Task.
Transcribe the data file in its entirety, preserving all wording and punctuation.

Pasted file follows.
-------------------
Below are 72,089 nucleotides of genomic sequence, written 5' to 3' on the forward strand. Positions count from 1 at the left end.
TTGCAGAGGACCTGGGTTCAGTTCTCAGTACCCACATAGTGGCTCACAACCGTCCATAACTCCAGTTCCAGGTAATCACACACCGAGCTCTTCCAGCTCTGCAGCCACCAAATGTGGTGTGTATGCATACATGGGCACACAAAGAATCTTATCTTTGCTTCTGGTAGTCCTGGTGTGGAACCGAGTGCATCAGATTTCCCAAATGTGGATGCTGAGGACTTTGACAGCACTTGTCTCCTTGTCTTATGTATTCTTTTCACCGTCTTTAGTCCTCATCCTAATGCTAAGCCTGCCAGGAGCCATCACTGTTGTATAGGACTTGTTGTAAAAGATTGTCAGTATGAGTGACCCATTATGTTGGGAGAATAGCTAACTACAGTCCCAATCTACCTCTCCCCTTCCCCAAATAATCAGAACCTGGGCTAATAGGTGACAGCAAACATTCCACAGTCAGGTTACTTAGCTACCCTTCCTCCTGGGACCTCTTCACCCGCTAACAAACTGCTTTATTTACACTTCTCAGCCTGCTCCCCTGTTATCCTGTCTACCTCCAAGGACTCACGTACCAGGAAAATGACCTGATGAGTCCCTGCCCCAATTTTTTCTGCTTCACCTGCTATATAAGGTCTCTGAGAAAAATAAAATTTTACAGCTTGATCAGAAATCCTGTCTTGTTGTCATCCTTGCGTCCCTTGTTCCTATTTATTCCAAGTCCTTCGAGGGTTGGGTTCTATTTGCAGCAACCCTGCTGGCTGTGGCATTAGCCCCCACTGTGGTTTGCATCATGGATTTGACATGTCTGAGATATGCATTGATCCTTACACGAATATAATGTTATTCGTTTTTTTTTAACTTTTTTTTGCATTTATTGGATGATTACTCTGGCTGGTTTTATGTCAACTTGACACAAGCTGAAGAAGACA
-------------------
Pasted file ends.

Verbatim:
Below are 72,089 nucleotides of genomic sequence, written 5' to 3' on the forward strand. Positions count from 1 at the left end.
TTGCAGAGGACCTGGGTTCAGTTCTCAGTACCCACATAGTGGCTCACAACCGTCCATAACTCCAGTTCCAGGTAATCACACACCGAGCTCTTCCAGCTCTGCAGCCACCAAATGTGGTGTGTATGCATACATGGGCACACAAAGAATCTTATCTTTGCTTCTGGTAGTCCTGGTGTGGAACCGAGTGCATCAGATTTCCCAAATGTGGATGCTGAGGACTTTGACAGCACTTGTCTCCTTGTCTTATGTATTCTTTTCACCGTCTTTAGTCCTCATCCTAATGCTAAGCCTGCCAGGAGCCATCACTGTTGTATAGGACTTGTTGTAAAAGATTGTCAGTATGAGTGACCCATTATGTTGGGAGAATAGCTAACTACAGTCCCAATCTACCTCTCCCCTTCCCCAAATAATCAGAACCTGGGCTAATAGGTGACAGCAAACATTCCACAGTCAGGTTACTTAGCTACCCTTCCTCCTGGGACCTCTTCACCCGCTAACAAACTGCTTTATTTACACTTCTCAGCCTGCTCCCCTGTTATCCTGTCTACCTCCAAGGACTCACGTACCAGGAAAATGACCTGATGAGTCCCTGCCCCAATTTTTTCTGCTTCACCTGCTATATAAGGTCTCTGAGAAAAATAAAATTTTACAGCTTGATCAGAAATCCTGTCTTGTTGTCATCCTTGCGTCCCTTGTTCCTATTTATTCCAAGTCCTTCGAGGGTTGGGTTCTATTTGCAGCAACCCTGCTGGCTGTGGCATTAGCCCCCACTGTGGTTTGCATCATGGATTTGACATGTCTGAGATATGCATTGATCCTTACACGAATATAATGTTATTCGTTTTTTTTTAACTTTTTTTTGCATTTATTGGATGATTACTCTGGCTGGTTTTATGTCAACTTGACACAAGCTGAAGAAGACA